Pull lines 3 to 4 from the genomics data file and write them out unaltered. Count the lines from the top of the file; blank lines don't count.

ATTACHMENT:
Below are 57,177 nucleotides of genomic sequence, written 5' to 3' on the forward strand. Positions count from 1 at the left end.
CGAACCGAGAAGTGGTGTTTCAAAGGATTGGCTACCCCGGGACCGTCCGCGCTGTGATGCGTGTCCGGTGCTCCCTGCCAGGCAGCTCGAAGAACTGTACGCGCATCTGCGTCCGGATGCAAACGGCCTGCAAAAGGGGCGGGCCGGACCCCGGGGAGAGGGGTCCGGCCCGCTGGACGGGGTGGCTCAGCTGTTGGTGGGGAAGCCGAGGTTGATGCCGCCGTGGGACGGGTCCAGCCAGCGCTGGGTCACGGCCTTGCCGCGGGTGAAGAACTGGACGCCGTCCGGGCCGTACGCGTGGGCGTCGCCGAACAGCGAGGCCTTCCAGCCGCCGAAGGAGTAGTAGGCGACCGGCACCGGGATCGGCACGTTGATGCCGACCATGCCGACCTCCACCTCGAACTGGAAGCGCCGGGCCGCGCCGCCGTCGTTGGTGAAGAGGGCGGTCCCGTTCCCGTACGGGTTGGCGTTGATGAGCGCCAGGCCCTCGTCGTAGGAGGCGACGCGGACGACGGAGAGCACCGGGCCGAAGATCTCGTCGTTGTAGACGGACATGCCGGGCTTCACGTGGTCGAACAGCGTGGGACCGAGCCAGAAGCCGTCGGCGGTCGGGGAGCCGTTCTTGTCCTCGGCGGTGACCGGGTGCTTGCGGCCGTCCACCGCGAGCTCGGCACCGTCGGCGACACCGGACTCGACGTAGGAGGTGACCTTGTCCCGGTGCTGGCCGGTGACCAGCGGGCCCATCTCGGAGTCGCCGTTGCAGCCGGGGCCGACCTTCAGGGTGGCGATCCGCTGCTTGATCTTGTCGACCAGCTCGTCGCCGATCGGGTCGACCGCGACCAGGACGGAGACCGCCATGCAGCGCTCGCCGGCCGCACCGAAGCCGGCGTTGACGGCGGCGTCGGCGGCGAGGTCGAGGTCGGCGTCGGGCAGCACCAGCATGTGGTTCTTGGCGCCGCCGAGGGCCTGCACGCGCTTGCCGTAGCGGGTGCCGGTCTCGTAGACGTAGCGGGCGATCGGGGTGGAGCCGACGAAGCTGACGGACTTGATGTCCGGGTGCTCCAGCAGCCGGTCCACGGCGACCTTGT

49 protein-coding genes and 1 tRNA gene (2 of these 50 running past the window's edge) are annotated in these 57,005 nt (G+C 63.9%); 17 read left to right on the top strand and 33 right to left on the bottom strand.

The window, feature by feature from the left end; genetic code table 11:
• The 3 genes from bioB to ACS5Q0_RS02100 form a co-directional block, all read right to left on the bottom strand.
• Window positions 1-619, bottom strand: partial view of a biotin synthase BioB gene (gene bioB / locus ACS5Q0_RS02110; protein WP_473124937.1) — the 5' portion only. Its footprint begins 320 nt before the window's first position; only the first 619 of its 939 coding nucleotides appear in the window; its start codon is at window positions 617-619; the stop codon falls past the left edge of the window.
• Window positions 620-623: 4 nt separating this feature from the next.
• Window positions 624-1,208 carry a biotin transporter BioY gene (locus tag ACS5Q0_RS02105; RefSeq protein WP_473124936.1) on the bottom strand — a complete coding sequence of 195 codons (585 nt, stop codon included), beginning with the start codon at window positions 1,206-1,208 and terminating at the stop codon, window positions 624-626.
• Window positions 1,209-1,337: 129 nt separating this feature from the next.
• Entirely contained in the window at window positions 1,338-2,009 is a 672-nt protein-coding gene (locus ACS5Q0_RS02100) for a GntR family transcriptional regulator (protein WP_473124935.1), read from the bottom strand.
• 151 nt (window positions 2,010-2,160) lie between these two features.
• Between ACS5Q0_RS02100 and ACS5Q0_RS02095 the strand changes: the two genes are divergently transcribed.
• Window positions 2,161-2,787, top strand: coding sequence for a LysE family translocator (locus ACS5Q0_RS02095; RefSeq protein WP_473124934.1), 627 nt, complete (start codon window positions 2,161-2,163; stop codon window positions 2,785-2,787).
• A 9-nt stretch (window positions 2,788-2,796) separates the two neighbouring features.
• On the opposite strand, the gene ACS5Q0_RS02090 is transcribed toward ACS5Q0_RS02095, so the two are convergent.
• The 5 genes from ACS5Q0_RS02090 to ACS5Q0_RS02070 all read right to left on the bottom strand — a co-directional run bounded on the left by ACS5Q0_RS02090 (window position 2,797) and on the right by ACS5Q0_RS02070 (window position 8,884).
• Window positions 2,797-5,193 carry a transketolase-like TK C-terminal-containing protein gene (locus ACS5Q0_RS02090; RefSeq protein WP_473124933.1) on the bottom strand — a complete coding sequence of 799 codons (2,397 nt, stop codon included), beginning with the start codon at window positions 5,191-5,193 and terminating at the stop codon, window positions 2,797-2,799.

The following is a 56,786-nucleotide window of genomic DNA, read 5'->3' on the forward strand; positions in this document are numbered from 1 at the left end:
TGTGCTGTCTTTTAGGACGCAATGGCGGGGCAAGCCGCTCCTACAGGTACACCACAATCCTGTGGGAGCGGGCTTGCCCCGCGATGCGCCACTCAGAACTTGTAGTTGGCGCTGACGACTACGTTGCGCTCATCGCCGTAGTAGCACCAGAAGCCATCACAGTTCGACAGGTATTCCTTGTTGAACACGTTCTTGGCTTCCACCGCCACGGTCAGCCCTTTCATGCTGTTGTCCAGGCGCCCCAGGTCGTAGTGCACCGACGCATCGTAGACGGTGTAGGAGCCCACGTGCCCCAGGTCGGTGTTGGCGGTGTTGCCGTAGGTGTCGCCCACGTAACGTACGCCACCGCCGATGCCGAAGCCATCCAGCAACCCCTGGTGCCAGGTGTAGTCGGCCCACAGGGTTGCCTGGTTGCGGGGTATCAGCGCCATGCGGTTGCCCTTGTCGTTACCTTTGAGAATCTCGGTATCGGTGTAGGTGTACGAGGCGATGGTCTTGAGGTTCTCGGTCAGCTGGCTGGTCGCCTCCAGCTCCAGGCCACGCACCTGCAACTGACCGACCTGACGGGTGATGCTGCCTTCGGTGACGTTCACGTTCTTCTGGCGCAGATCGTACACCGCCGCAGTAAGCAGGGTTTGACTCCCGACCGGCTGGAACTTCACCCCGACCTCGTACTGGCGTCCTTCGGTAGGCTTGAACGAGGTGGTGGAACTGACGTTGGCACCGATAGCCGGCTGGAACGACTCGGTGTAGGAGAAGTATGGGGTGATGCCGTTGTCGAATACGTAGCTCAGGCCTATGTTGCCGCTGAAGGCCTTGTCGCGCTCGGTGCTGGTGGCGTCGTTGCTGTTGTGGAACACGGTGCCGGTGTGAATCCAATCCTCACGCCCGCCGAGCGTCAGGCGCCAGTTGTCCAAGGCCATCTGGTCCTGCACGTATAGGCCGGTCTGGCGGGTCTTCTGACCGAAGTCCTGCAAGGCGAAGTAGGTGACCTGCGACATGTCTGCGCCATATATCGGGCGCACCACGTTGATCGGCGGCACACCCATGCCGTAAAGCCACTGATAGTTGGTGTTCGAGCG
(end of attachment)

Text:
49 protein-coding genes and 1 tRNA gene (2 of these 50 running past the window's edge) are annotated in these 57,005 nt (G+C 63.9%); 17 read left to right on the top strand and 33 right to left on the bottom strand.

The window, feature by feature from the left end; genetic code table 11: